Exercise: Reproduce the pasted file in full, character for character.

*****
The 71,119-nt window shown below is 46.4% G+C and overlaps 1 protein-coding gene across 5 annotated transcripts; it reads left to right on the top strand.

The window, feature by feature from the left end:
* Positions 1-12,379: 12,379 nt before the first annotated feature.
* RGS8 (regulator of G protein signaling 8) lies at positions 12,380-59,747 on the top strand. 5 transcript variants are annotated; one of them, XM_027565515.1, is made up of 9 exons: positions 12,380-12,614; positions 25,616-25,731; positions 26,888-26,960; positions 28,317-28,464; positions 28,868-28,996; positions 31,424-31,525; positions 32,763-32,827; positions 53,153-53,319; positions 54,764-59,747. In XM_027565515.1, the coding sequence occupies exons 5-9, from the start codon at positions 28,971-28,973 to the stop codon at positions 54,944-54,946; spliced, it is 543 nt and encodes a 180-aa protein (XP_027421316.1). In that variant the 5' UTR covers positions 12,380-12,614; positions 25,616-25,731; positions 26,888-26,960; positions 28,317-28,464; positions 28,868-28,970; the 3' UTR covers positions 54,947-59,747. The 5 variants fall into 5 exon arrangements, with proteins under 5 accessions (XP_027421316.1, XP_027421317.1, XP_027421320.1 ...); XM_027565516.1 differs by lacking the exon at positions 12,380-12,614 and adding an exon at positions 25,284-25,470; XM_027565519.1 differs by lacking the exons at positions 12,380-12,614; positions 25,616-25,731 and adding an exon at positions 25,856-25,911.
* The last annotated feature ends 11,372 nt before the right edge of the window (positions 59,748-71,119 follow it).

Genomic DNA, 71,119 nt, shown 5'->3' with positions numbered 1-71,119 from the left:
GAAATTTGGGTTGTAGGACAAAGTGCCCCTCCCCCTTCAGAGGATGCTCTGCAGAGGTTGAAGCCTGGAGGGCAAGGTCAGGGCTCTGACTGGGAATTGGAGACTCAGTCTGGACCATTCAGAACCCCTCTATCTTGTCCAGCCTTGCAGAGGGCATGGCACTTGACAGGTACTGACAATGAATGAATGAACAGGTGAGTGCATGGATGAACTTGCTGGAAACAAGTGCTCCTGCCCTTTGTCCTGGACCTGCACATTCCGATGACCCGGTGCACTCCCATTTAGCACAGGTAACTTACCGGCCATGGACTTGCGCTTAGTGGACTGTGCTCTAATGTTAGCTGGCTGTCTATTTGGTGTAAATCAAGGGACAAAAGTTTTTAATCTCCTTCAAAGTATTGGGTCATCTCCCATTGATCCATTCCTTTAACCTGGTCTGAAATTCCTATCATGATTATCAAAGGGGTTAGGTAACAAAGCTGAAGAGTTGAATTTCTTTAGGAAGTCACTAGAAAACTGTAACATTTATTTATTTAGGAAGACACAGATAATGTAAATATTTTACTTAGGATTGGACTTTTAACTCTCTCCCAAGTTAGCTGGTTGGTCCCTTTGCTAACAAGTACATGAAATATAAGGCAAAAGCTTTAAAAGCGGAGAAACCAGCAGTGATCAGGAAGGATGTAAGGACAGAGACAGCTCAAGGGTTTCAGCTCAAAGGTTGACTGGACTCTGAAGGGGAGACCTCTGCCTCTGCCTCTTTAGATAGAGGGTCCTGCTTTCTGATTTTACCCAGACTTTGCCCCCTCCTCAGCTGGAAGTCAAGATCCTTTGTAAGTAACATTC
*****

The 71,119-nt window shown below is 46.4% G+C and overlaps 1 protein-coding gene across 5 annotated transcripts; it reads left to right on the top strand.

The window, feature by feature from the left end:
* Positions 1-12,379: 12,379 nt before the first annotated feature.
* RGS8 (regulator of G protein signaling 8) lies at positions 12,380-59,747 on the top strand. 5 transcript variants are annotated; one of them, XM_027565515.1, is made up of 9 exons: positions 12,380-12,614; positions 25,616-25,731; positions 26,888-26,960; positions 28,317-28,464; positions 28,868-28,996; positions 31,424-31,525; positions 32,763-32,827; positions 53,153-53,319; positions 54,764-59,747. In XM_027565515.1, the coding sequence occupies exons 5-9, from the start codon at positions 28,971-28,973 to the stop codon at positions 54,944-54,946; spliced, it is 543 nt and encodes a 180-aa protein (XP_027421316.1). In that variant the 5' UTR covers positions 12,380-12,614; positions 25,616-25,731; positions 26,888-26,960; positions 28,317-28,464; positions 28,868-28,970; the 3' UTR covers positions 54,947-59,747. The 5 variants fall into 5 exon arrangements, with proteins under 5 accessions (XP_027421316.1, XP_027421317.1, XP_027421320.1 ...); XM_027565516.1 differs by lacking the exon at positions 12,380-12,614 and adding an exon at positions 25,284-25,470; XM_027565519.1 differs by lacking the exons at positions 12,380-12,614; positions 25,616-25,731 and adding an exon at positions 25,856-25,911.
* The last annotated feature ends 11,372 nt before the right edge of the window (positions 59,748-71,119 follow it).

Genomic DNA, 71,119 nt, shown 5'->3' with positions numbered 1-71,119 from the left:
GAAATTTGGGTTGTAGGACAAAGTGCCCCTCCCCCTTCAGAGGATGCTCTGCAGAGGTTGAAGCCTGGAGGGCAAGGTCAGGGCTCTGACTGGGAATTGGAGACTCAGTCTGGACCATTCAGAACCCCTCTATCTTGTCCAGCCTTGCAGAGGGCATGGCACTTGACAGGTACTGACAATGAATGAATGAACAGGTGAGTGCATGGATGAACTTGCTGGAAACAAGTGCTCCTGCCCTTTGTCCTGGACCTGCACATTCCGATGACCCGGTGCACTCCCATTTAGCACAGGTAACTTACCGGCCATGGACTTGCGCTTAGTGGACTGTGCTCTAATGTTAGCTGGCTGTCTATTTGGTGTAAATCAAGGGACAAAAGTTTTTAATCTCCTTCAAAGTATTGGGTCATCTCCCATTGATCCATTCCTTTAACCTGGTCTGAAATTCCTATCATGATTATCAAAGGGGTTAGGTAACAAAGCTGAAGAGTTGAATTTCTTTAGGAAGTCACTAGAAAACTGTAACATTTATTTATTTAGGAAGACACAGATAATGTAAATATTTTACTTAGGATTGGACTTTTAACTCTCTCCCAAGTTAGCTGGTTGGTCCCTTTGCTAACAAGTACATGAAATATAAGGCAAAAGCTTTAAAAGCGGAGAAACCAGCAGTGATCAGGAAGGATGTAAGGACAGAGACAGCTCAAGGGTTTCAGCTCAAAGGTTGACTGGACTCTGAAGGGGAGACCTCTGCCTCTGCCTCTTTAGATAGAGGGTCCTGCTTTCTGATTTTACCCAGACTTTGCCCCCTCCTCAGCTGGAAGTCAAGATCCTTTGTAAGTAACATTC